The Indian middle class is emerging real strong and is surging ahead as a force to be reckoned with. The success story of India is to a great extent the story of the growth of this class. The Indian middle class was around 15% in 1996, and today it has galloped to 37% at present.
The two major visible aspects of the revolution that has happened in India are the role of IT sector and the women of the society in last two decades or so. The increasing participation of woman in the labour force to sectors that suit it well, have and will have a profound impact in the future of the nation in increasing the value addition to the traditional middle class with increased take home salary as well as living standard.
The McKinsey Global Institute (MGI) has published a new study. Here are some findings.
If India continues its recent growth, average household incomes will triple over the next two decades and it will become the world’s 5th-largest consumer economy by 2025, up from 12th now. Can one think of the scenario if the growth rate hovers around 10% or goes higher up? There may be constraints, but why can’t China be benchmarked?
In 2005 private spending reached about 17 trillion Indian rupees ($372 billion), accounting for more than 60 percent of India’s GDP. In this respect, India is closer to developed economies such as Japan and the United States than are China and other fast-growing emerging markets in Asia. Further, the aggregate consumer spending could more than quadruple in coming years, reaching 70 trillion rupees by 2025, according to the study. The life of the average Indian will change vastly by 2025.
Households earning $1 per person per day
In 1985, 93 percent of the population lived on a household income of less than 90,000 rupees a year, or about a dollar per person per day; by 2005 that proportion had been cut nearly in half, to 54 percent. By McKinsey’s estimate, 431 million fewer Indians live in extreme poverty today than would have if poverty had remained stuck at the 1985 level. May be, If India can achieve above 9 percent annual growth over the next 20 years, there will be none living a life of extreme deprivation.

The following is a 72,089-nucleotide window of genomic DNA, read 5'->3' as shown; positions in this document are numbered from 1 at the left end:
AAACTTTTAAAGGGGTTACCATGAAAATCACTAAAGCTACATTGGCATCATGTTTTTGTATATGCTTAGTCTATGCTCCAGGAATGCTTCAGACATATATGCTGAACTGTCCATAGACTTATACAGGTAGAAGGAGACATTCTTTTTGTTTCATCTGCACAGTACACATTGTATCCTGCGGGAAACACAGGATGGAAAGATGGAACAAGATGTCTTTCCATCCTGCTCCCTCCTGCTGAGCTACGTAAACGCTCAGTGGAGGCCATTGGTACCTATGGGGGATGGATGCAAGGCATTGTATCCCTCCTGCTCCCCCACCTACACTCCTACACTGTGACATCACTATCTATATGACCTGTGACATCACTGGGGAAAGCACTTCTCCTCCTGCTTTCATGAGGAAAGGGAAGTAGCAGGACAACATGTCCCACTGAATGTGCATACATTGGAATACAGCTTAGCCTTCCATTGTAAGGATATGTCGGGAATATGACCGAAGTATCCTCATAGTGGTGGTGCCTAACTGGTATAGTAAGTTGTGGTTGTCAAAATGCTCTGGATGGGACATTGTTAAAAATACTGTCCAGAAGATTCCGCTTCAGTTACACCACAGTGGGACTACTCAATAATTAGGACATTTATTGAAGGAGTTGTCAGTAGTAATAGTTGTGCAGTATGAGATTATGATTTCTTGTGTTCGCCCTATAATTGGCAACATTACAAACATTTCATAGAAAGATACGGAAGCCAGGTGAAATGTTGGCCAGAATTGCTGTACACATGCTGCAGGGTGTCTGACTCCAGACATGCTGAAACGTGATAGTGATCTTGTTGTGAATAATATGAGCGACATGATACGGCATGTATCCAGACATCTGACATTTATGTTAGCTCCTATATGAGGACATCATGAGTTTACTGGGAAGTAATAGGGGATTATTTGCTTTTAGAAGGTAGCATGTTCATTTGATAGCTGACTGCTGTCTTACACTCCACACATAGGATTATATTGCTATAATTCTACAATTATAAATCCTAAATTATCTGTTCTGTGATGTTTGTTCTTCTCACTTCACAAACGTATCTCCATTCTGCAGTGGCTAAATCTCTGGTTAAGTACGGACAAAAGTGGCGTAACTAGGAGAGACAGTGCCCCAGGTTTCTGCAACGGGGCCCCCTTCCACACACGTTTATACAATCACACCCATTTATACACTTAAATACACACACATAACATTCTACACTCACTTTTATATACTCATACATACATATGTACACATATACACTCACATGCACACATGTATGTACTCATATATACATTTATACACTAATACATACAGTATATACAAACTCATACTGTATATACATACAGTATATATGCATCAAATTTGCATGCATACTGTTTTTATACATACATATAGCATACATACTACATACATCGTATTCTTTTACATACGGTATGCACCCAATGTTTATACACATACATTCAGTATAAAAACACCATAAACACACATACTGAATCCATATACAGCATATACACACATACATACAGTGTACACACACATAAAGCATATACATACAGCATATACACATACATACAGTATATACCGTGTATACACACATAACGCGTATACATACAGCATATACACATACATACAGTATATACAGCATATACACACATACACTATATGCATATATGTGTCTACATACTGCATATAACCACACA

Rural India has also benefited from this growth: extreme rural poverty has declined from 94 percent in 1985 to 61 percent in 2005, and it will drop to 26 percent by 2025 (if GDP grows at around 7%).
Today only 29 percent of Indians live in cities, compared with 40 percent of the Chinese and 48 percent of Indonesians, and the study projects the level of urbanization will increase to only 37 percent by 2025.
India will witness the rapid growth of its middle class-households with disposable incomes from 200,000 to 1,000,000 rupees a year. That class now comprises about 50 million people, roughly 5 percent of the population. By 2025 a continuing rise in personal incomes will spur a tenfold increase, enlarging the middle class to about 583 million people, or 41 percent of the population.
By 2025 the Indian middle class will dominate the cities. And about three-quarters of India’s urbanites will be part of the middle class, compared with just more than one-tenth today. About 400 million Indian city dwellers-a group nearly 100 million people larger than the current population of the United States-will belong to households with a comfortable standard of living.
And with better affluence, the middle class will certainly bring about some major changes in the governance and society that may be difficult to foresee today.Pawan Verma writes so correctly in the introduction of his newly revised edition of “The Great Indian Middle Class’: ” As India appears to be finally emerging as a global power, one overriding sentiment that infuses the middle-class world-view is a sense of pride.”